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Expert Roundtable: Church Sound Trends

Jul 1, 2008 12:00 PM, By Dan Daley

Six experts weigh in on what matters in house-of-worship audio systems.

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Houses of Worship's Audio Tripwire: Acoustics

St. Paul's Episcopal Church, Rock Creek Parish, in Washington, D.C

At St. Paul's Episcopal Church, Rock Creek Parish, in Washington, D.C., Clayton Acoustics Group used a DSP-based level-delay mixing matrix to synchronize amplified sound of talkers' voices with the natural sound.

Technology continues to go to church; this edition of the expert roundtable finds that even the recession isn't holding it back. This month's roundtable participants are Ian Budd, CEO of ICB Audio & Video Equipment in Cincinnati; Val Dempsey, president of Communications & Entertainment in Atlanta; Tim Carlson, executive vice president at AMT Systems in Santa Clarita, Calif.; Bill Thrasher, president of Thrasher Design Group in Kennesaw, Ga.; John Westra, president of Audio Design Specialists in Madison, Wis.; and Michael Dewees, president of Acoustical Audio Designs in Jeffersonville, Ind.

SVC: First, a broad question: What are the key areas of AV system design for houses of worship, and have they changed in the last year or so?

Budd: Sound systems are tending more and more towards line arrays. Video projectors are getting brighter, permitting better visibility in brightly lit houses of worship. And theatrical lighting systems are on the cusp of LED technology.

Dempsey: Presentation, video, control systems, digital DSPs, recording systems, and software have all had an impact on most churches and have made great advances in recent years.

Carlson: I definitely think that houses of worship have become savvier in terms of technology in worship. Line arrays offer better sound more effectively and efficiently. But I think the biggest change has been in video and production lighting. Churches now want full production value. Just good sound is no longer enough.

Thrasher: Audio, video, and production lighting, but also architectural acoustics, architectural lighting, and staging.

Westra: The most critical factor is designing the space itself properly to receive the AV systems. Necessary details include an acoustical environment appropriate for the style of worship, geometry appropriate for placement and viewing of projection screens, … and a catwalk geometry appropriate for stage lighting. These details have been necessary for many years, but churches are getting more receptive to them.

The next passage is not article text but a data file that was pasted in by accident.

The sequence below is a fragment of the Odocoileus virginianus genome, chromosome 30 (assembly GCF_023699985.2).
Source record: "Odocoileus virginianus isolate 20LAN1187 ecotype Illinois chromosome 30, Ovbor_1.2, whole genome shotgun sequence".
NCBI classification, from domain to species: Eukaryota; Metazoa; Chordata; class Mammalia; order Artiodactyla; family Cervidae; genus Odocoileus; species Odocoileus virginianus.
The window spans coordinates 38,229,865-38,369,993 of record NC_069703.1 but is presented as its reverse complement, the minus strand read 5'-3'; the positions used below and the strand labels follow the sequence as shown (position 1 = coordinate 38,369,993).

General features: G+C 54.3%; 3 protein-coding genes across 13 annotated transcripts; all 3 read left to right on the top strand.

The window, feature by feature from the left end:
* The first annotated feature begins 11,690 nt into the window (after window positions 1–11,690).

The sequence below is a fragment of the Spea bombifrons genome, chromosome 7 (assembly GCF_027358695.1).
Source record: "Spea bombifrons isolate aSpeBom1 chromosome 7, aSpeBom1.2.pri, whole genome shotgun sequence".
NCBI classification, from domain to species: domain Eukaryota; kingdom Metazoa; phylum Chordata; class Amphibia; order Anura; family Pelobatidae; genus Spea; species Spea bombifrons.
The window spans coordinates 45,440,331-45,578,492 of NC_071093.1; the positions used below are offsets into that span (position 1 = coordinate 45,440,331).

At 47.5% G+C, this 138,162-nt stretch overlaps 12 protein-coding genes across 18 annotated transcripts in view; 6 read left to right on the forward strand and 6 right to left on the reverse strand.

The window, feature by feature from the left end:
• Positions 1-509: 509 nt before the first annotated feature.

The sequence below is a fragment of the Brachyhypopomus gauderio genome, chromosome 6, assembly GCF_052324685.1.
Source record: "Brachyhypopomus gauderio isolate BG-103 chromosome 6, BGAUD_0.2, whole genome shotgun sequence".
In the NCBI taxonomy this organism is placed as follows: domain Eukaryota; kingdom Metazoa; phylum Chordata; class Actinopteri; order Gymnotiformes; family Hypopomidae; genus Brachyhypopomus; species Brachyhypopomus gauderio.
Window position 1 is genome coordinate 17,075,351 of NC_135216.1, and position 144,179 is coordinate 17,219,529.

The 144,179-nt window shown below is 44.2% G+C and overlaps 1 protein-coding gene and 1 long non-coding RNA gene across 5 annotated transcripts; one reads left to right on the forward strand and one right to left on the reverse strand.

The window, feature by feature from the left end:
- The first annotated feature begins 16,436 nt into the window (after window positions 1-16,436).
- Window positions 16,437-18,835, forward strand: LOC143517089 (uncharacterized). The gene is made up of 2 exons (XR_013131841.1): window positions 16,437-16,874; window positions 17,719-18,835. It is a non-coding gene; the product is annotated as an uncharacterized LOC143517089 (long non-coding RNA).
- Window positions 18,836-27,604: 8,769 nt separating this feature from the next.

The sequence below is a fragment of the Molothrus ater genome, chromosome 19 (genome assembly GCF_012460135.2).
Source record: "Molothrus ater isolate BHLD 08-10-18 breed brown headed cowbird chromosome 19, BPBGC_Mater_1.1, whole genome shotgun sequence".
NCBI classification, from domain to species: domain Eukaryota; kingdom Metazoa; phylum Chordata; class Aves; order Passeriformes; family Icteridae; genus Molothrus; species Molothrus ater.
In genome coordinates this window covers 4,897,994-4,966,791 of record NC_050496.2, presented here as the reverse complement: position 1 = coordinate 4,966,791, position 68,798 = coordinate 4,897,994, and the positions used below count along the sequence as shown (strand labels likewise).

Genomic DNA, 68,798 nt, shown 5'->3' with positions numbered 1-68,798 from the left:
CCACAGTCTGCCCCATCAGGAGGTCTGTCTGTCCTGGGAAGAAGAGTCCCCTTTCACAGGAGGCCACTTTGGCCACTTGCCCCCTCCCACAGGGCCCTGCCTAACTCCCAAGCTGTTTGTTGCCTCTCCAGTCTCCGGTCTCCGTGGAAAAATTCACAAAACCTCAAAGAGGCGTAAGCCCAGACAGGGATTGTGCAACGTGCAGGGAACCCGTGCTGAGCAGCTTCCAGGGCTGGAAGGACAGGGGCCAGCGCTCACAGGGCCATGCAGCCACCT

Dewees: Network design and integration, HD video, and digital snakes to name a few issues that now get discussed when looking at each design.

What are the major technological trends in house-of-worship installations these days? What's changed and why and how?

Budd: Digital mixing consoles are becoming more accepted. Control systems are being utilized more and more as a tool to integrate the AV technologies.

Dempsey: Steerable line arrays have impacted sound systems; digital signage; and video, broadcast, and media recording. One of the biggest impacts is probably due to computer technology.

Westra: HD video is one, as a result of a universal format change. Also, we see fewer churches building extremely large auditoria, choosing instead to build multiple smaller auditoria, requiring them to be linked for audio and video. Simultaneous services may start with independent music programs but then be linked for the sermon.

Dewees: Without question, the expectations for audio quality have increased dramatically. A few years ago, the majority of churches were happy if speech could be understood and music was barely over background level. Now everyone expects high-quality music reproduction at high volume. There is also a big push on the overall presentation. Many churches are looking to create more entertainment-based services. It isn't enough to just stand up and preach the message these days. You need to add some dramatic content and increase the entertainment value if you expect to attract and keep a new generation of people.

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